No liberty is more vital to a democratic republic than its citizens' freedom to speak their opinions on any issue, and to join with those of like mind without fear of retaliation, official or otherwise.
That's why the First Amendment is the flashpoint of an emerging debate in which Senate Minority Leader Mitch McConnell and New York City Public Advocate Bill de Blasio represent opposite poles.
Think what you will of McConnell, the man has been a dedicated champion of unfettered political speech for three decades. Last week, he delivered a seminal speech on the issue at the American Enterprise Institute in which he identified the fundamental issue at stake: "For the framers [of the Constitution], the highest form of speech, the form of speech most needful of absolute protection, is political speech, particularly at those moments of national decision we call 'elections,' " McConnell said.
That is why the U.S. Supreme Court has consistently "ruled that Congress may not ban political speech based on the identity of the speaker," he said. In other words, you cannot be silenced either because of what you say or who you are.
But there is a growing movement among liberals -- found mostly but not exclusively in the Democratic Party -- to use government to intimidate and silence speakers based upon their identities.
The DISCLOSE Act and related proposals are their preferred tool at the moment. DISCLOSE would require grassroots advocacy groups to make public the names of their donors.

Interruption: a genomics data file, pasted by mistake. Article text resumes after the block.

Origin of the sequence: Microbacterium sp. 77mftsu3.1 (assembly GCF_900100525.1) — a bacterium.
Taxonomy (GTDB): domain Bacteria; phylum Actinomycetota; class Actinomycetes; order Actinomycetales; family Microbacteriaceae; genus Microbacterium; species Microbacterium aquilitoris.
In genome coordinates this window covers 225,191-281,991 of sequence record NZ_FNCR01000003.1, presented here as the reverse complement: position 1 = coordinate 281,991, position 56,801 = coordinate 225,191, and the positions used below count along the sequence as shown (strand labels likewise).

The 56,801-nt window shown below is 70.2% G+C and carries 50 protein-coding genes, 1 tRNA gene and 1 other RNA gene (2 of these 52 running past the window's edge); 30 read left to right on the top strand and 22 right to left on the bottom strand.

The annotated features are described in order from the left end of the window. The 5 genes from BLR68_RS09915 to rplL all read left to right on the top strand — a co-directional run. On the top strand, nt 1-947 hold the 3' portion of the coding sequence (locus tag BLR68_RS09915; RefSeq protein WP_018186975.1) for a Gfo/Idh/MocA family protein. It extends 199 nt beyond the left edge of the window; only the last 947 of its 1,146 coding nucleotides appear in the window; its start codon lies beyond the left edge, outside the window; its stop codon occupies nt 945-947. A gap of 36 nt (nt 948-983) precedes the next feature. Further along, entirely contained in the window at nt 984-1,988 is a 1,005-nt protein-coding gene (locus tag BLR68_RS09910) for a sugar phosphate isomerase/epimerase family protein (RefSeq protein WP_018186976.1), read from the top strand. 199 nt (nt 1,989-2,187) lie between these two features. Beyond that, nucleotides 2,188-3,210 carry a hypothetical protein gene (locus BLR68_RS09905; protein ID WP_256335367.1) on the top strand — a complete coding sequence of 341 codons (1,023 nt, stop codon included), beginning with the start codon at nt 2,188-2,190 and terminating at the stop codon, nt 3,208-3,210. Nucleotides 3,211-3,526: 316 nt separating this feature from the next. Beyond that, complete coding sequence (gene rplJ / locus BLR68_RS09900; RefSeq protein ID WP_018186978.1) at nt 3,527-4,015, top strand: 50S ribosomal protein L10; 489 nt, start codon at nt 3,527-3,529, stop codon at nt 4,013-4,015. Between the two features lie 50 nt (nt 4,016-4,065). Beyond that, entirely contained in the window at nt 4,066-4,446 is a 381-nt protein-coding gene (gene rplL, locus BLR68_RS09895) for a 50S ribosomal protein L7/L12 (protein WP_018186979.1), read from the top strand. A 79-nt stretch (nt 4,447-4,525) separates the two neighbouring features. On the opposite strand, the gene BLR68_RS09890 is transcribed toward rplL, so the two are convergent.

Transparency in government is clearly a virtue, particularly of financial contributors to congressional and presidential candidates. But like any other good thing, transparency can be hijacked and turned into a weapon of political oppression.
As McConnell noted at AEI, that's why the U.S. Supreme Court in 1958 protected the National Association for the Advancement of Colored People from efforts by Alabama racists to force the organization to reveal the names of its donors. Had the court ruled otherwise, it might have delivered those donors into the murderous hands of the Ku Klux Klan, a blow that might well have killed them and the civil rights movement.
That's why McConnell calls the DISCLOSE Act "nothing less than an effort by the government itself to expose its critics to harassment and intimidation, either by government authorities or through third-party allies."
Opposite McConnell is de Blasio, who was elected in 2009 to the No. 2 job in Gotham government. His job is to monitor citizen complaints about city services and advocate to resolve the problems. He's also a member of the city employees' pension fund board.
That gives him a voice in how the fund's assets are invested. Such investments are supposed to ensure pensioners' the highest possible return; de Blasio prefers to use them to silence those with whom he disagrees politically.
He uses the public advocate office as home base for the Coalition for Accountability in Political Spending, a group he founded with financial support from George Soros. Ostensibly designed to encourage corporations to disclose political contributions after the Supreme Court's Citizens United decision, CAPS was described last October by CityandStateNY.com as "the bully pulpit ... to cow Goldman Sachs, Morgan Stanley, Citicorp, and JP Morgan into disclosing their political contributions and in some cases to agree not to make such donations altogether."
In other words, de Blasio is using his government job and a government-sanctioned nonprofit funded in great part by Soros to silence those voicing opinions with which he disagrees.
It used to be the First Amendment's best friends were mostly on the Left. But the comparison between McConnell and de Blasio suggests that today, the true defenders of freedom of speech and assembly are on the Right.